Friday, February 10, 2017

Friday, February 10, 2017

back to yangon

Posted by Hippobean at 11:25 PM 0 comments
very small airport at bagan. every passenger just got a sticker from the airline they're flying and all open seating. yangon airways back to yangon. flight was packed and I've noticed the plane wasnt cleaned. Back to the panda hotel, 11th floor this time with a view of the shwegadon temple if I craned my neck and looked left. It was lighted up at night. We spent the whole afternoon shopping at the Scott's market, now named the bogyoke market. it's immense, with a central hall and tons of shops on the sides that turned into alleys and more buildings, but still smaller than the ones in siem reap. bought so much, i've run out of local currency here. Even bought a longhi that I didnt really planned to buy. Afterwards we walked to the Strand hotel and had drinks and pastries at the Sarkies bar. I've wanted a drink that had white wine, elderflower and lime. it was on the menu but they didnt have it. the staff tried very hard to please the guests but their standards were just not up to par. But the lemon tart which turned out to be a lemon meringue was super good. We walked around a bit to see what the Strand was like. very colonial decor, with dark wooden moulding on the walls, chandeliers and monochrome photos showing the colonial times in burma and the dignitaries that once frequented the 5 star hotel, no 2 in Myanmar. Took a peek at the grand restaurant. Quite old fashion. Irene said it used to be the ballroom. She was 10 years old when she lived in burma, in the colonial days.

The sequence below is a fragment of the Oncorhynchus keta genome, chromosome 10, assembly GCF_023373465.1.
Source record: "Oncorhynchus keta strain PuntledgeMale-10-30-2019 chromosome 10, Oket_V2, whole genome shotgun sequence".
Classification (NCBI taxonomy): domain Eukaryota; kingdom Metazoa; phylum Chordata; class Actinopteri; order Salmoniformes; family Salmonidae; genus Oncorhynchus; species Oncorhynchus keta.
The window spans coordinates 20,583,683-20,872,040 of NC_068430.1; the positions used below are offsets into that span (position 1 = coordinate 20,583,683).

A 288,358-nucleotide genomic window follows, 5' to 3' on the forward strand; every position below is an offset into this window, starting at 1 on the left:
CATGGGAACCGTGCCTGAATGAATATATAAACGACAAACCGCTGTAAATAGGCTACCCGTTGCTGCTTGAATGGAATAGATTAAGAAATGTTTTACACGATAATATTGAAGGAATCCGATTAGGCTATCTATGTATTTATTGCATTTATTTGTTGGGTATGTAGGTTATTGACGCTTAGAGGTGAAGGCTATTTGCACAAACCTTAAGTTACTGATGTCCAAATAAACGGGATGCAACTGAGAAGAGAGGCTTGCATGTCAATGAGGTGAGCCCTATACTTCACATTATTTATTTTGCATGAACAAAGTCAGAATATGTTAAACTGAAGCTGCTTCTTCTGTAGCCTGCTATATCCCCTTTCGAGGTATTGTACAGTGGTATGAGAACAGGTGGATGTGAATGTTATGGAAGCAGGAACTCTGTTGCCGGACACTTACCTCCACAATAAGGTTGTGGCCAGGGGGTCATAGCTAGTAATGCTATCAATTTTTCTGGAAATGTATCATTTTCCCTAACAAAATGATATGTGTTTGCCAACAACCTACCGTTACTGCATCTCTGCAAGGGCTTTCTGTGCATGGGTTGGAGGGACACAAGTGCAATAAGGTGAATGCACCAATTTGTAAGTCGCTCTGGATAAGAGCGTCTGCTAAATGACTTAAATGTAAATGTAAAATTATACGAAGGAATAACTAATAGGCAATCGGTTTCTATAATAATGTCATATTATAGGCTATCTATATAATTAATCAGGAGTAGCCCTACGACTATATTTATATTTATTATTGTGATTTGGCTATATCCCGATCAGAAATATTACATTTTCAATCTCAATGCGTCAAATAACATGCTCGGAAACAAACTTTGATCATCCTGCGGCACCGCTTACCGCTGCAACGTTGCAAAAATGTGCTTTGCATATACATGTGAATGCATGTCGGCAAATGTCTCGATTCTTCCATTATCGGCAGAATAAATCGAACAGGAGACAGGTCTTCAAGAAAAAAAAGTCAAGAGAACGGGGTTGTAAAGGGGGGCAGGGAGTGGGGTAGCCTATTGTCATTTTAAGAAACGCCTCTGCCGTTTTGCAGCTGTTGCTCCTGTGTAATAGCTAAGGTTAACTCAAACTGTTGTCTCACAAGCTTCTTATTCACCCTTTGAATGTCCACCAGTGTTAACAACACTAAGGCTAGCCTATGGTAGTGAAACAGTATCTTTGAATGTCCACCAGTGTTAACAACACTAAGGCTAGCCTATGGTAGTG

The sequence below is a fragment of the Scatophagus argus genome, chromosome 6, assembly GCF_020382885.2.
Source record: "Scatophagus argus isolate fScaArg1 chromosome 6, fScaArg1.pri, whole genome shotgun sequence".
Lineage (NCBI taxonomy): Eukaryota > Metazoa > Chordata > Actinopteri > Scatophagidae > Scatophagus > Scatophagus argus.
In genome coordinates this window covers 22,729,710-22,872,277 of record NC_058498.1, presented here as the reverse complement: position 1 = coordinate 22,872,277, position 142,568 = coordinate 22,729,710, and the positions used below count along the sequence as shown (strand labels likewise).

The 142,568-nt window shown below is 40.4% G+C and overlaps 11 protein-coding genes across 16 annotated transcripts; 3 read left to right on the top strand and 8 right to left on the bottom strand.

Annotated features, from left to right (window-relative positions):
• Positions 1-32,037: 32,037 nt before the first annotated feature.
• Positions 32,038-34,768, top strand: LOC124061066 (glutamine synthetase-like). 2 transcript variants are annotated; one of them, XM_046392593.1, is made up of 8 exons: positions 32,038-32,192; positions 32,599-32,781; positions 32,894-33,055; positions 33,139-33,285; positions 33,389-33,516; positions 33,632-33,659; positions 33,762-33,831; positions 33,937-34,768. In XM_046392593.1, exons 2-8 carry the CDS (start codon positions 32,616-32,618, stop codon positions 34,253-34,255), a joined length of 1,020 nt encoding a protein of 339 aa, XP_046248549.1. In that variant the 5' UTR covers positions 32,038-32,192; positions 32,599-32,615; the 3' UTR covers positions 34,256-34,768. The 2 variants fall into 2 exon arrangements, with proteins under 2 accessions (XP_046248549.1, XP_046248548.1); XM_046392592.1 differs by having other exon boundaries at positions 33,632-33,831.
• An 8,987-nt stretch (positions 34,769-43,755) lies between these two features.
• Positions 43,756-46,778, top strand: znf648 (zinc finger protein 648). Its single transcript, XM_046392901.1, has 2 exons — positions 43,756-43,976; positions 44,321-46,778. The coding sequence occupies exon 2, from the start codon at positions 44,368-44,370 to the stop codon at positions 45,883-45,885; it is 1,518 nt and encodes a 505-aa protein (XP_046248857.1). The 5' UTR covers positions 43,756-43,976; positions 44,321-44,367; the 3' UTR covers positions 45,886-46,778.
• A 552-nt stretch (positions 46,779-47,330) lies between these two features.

our last dinner was at a restaurant just around the corner from the panda hotel. the menu was extensive and it included lotus root, boiled meat in banana leaf, all sorts of local greens I've never heard of, and of course, the usual curries and chinese rice and noodles. Very nice place and the food was excellent but a bit more expensive. I've ordered a ginger mint drink, a flat rice noodle with chicken and the lotus root and it cost me 12000 kyats, about 9usd, more than what I've been paying for dinners on this trip. but well worth it and still cheaper than what i had to pay at home. so it's goodbye vacation and back home to my problems. very reluctant to leave.